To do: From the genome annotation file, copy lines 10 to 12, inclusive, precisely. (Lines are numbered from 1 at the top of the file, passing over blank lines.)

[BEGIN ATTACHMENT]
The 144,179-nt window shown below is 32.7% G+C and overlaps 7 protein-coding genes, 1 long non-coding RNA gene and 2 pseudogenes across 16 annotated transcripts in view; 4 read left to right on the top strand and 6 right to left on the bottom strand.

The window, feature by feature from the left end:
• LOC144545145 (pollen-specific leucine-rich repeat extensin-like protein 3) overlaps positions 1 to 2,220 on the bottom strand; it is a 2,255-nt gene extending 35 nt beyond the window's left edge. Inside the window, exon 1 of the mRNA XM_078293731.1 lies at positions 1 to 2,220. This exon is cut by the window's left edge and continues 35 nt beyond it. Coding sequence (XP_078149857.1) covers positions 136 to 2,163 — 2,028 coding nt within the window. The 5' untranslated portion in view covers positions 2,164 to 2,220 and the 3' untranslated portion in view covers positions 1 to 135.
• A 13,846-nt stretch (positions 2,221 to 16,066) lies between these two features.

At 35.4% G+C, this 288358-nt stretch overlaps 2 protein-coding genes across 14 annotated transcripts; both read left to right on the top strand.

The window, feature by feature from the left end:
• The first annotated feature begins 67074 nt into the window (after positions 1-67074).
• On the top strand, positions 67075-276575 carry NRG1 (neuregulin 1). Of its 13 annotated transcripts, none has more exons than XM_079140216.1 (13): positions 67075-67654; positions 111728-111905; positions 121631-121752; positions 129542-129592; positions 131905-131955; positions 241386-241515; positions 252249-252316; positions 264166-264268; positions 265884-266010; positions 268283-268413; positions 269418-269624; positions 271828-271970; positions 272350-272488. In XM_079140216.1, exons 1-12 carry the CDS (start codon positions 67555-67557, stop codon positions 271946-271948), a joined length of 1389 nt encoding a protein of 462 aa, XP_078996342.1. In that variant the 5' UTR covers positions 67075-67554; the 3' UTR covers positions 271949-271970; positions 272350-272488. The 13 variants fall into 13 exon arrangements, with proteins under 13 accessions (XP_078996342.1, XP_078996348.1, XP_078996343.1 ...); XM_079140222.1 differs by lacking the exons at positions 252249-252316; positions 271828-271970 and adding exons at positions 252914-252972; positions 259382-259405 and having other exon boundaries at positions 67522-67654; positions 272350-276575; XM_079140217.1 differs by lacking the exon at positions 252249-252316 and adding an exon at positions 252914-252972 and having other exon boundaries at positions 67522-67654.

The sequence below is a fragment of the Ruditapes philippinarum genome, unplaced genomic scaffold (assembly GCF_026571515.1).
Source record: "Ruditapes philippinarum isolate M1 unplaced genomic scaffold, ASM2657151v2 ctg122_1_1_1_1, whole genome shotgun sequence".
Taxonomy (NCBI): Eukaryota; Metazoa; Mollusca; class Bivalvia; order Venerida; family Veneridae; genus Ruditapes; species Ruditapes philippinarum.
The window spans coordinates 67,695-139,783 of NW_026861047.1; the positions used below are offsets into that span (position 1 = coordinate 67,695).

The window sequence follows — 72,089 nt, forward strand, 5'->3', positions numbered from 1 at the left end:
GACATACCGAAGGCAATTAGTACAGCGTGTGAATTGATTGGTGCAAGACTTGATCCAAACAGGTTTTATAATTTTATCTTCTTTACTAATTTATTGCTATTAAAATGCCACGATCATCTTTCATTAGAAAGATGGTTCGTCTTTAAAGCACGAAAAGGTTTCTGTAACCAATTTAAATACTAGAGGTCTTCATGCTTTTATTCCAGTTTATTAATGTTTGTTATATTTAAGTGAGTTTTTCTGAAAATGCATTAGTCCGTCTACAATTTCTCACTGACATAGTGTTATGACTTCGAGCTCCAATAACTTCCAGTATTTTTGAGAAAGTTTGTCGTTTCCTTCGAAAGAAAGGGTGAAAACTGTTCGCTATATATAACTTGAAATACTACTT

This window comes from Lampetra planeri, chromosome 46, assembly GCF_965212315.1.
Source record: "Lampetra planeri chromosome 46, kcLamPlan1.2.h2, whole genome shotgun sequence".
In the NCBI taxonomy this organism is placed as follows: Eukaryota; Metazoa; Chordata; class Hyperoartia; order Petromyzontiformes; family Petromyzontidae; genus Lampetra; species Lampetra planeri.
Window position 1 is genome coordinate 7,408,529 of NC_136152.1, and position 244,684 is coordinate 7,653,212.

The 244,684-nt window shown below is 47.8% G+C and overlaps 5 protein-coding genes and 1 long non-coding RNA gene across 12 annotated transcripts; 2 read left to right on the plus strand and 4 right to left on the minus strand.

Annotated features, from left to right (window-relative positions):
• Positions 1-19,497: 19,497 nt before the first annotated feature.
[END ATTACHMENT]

Source record: "Ruditapes philippinarum isolate M1 unplaced genomic scaffold, ASM2657151v2 ctg122_1_1_1_1, whole genome shotgun sequence".
Taxonomy (NCBI): Eukaryota; Metazoa; Mollusca; class Bivalvia; order Venerida; family Veneridae; genus Ruditapes; species Ruditapes philippinarum.
The window spans coordinates 67,695-139,783 of NW_026861047.1; the positions used below are offsets into that span (position 1 = coordinate 67,695).